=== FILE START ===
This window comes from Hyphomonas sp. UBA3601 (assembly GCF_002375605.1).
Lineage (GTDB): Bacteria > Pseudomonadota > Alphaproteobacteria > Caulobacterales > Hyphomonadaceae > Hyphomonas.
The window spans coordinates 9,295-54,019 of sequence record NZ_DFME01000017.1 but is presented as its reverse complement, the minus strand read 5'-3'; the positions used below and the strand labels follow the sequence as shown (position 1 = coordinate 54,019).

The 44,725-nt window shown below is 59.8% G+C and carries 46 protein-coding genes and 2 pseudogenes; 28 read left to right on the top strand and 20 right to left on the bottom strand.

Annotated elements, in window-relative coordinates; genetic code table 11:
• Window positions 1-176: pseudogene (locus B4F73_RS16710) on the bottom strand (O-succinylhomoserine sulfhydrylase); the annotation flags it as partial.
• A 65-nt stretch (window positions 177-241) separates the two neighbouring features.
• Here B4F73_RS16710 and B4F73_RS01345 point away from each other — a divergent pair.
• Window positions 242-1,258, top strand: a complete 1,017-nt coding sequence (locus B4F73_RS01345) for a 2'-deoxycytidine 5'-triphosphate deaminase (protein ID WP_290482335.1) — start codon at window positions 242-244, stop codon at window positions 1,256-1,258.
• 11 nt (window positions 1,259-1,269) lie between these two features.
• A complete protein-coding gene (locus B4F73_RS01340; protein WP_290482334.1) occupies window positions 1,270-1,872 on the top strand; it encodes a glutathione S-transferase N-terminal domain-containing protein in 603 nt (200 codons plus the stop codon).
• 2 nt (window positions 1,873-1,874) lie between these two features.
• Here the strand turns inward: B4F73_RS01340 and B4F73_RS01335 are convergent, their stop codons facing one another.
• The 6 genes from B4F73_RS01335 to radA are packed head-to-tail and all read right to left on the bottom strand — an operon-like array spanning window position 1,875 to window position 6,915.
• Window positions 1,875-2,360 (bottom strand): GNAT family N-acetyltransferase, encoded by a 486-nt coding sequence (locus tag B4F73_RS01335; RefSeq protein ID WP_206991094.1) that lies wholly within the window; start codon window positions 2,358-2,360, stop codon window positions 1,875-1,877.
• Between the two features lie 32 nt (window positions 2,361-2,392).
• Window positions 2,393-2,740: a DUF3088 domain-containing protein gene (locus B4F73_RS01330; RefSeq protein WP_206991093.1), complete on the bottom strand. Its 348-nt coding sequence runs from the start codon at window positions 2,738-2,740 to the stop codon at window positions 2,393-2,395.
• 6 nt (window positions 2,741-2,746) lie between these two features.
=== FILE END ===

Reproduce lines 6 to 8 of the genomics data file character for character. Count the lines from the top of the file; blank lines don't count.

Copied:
• Window positions 1-176: pseudogene (locus B4F73_RS16710) on the bottom strand (O-succinylhomoserine sulfhydrylase); the annotation flags it as partial.
• A 65-nt stretch (window positions 177-241) separates the two neighbouring features.
• Here B4F73_RS16710 and B4F73_RS01345 point away from each other — a divergent pair.